て＋から means ‘after verbing’, so it’s ‘an amusement after arriving’ or a ‘looking forward ‘to after arriving’’, which sounds wrong but is basically what they went with.
I could be off too, but I can see how they got to their translation on this one.
Oh, this might have been clear, but she’s basically repeating what ちと told her before by way of あいづち. It’s pretty common in Japanese convo, but I strongly suspect she mostly does it for the benefits of us readers who don’t speak cat. So this is not an actual question she’s asking, but her affirming that she’s listening.
This is, according to jisho, superior airs; air of importance. ぶり is a grammar point meaning sth like ‘to act like’ whatever comes before it. So ちと is putting on airs/acting superior/full of themselves. It’s a bit liberal, but fits well enough.
She’s omitting the sentence ending verb again, since it’s such a common phrasing. What’s omitted is probably 思ってます or something like that.
The かと marks the preceding statement as the … thing she is thinking/planning on doing. The と is a quotation marker as usual. The か… I think when you’re quoting something that is not a fact, but theory or in this case a future plan, you have to include this. I might be off, and I can’t really explain this in any case, sorry. I’m sure someone else will be able to.
In any case, the sentence means something like, ‘I was thinking I’d have Chito teach me some stuff while taking a walk.’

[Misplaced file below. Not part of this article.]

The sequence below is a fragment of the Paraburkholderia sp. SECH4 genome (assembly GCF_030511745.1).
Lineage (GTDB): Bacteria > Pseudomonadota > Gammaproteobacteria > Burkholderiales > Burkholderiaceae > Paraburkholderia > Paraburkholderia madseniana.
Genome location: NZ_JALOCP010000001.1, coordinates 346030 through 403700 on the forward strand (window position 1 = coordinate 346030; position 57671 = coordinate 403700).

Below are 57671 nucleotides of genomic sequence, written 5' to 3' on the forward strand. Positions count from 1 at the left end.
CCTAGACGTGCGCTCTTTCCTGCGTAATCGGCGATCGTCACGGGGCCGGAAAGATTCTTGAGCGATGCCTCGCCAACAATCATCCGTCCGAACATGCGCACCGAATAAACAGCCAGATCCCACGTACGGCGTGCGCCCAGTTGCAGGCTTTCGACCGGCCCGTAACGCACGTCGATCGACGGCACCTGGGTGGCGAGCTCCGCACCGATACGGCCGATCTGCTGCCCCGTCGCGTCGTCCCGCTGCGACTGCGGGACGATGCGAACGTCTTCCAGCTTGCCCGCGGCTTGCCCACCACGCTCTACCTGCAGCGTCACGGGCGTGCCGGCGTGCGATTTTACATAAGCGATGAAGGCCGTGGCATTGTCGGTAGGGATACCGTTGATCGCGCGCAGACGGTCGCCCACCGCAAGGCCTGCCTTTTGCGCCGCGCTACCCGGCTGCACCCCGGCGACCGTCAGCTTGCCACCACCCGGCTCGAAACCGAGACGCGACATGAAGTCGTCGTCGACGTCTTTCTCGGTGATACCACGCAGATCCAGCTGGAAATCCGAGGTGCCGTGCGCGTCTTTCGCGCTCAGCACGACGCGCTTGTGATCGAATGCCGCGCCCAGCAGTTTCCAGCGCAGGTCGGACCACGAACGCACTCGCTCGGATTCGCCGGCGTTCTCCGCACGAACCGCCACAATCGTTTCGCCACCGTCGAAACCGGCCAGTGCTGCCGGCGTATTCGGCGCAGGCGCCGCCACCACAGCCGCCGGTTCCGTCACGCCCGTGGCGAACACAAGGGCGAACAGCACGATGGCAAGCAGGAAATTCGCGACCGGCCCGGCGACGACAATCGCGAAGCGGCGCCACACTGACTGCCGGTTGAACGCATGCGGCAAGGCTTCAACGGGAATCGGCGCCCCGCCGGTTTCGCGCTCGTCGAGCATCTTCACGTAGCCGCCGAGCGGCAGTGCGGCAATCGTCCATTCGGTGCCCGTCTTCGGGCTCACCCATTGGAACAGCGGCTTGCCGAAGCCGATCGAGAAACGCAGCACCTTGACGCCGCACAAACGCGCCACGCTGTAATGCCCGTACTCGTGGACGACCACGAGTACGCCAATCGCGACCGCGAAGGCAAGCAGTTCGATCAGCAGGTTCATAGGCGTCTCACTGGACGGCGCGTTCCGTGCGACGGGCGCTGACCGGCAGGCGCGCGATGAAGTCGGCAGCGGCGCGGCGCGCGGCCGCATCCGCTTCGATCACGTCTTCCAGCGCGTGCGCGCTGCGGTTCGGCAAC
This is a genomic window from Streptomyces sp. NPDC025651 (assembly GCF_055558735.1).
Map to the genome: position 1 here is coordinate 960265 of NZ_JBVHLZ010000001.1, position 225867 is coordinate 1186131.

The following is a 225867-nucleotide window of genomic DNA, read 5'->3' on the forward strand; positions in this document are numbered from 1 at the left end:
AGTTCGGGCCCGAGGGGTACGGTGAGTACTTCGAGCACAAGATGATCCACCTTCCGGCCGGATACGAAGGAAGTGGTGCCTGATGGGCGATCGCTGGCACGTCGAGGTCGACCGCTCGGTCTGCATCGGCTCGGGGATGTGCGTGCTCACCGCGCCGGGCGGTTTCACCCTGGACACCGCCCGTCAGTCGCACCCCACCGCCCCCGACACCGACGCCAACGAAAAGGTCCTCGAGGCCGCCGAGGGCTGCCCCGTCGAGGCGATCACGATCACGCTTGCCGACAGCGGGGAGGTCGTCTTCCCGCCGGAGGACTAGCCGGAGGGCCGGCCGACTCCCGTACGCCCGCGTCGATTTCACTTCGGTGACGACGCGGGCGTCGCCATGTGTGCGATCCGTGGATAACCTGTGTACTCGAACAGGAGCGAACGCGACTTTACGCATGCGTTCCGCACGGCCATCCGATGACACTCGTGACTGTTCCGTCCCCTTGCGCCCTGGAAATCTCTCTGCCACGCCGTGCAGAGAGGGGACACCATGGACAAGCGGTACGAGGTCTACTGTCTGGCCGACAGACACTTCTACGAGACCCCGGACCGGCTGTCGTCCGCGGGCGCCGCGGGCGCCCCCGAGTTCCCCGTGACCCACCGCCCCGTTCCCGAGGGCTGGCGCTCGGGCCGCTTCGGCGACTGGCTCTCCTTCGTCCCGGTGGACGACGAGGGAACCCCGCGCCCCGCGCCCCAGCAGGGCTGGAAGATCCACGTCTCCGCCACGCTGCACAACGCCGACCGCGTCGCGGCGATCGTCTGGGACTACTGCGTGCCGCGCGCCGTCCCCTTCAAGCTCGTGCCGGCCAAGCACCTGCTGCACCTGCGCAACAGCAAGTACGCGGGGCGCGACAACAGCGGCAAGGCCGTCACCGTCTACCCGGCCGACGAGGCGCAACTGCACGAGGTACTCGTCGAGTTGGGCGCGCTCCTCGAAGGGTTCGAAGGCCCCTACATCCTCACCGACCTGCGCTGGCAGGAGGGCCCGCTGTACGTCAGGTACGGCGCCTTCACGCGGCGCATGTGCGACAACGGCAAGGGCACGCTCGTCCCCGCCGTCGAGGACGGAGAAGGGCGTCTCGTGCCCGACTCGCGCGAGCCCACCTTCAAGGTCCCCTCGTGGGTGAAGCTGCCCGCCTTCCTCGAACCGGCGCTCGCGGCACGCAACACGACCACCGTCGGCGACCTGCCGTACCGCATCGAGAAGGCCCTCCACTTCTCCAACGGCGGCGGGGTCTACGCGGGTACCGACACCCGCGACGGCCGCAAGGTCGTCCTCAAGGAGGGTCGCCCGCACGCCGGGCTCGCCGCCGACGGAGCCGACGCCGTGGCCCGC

2nd, 3rd and 4th opinion definitely wanted! o.o This is one of the many grammar points I kind of understand, but not in enough detail to explain well.
I like the flow it gives to the sentence. Plus, it’s a formal, kinda rare structure, so it feels 久しぶり whenever it comes up. Also, there’s a bit of history between me and that grammar from the time I was banging my head on the table trying to understand the difference with 旁々 (かたがた) (I still don’t really know, I think that last one is super stiff and formal and that’s it)
This is so unusual… something I didn’t know but because of a check on ichimoe, I didn’t have any trouble, where usually I would have had to ask … Going back and making a note of this one for future reference
I’m having trouble with this sentence: 繋がれてるからってからかっちゃダメですって
I think all that kana is throwing me off lol. With my at attempt at understanding it using jisho I’d translate it as: “I told you/ I’m telling you, since it’s tied up you shouldn’t be harsh on it.” But I’m really not sure on the kana part, especially からかっちゃ.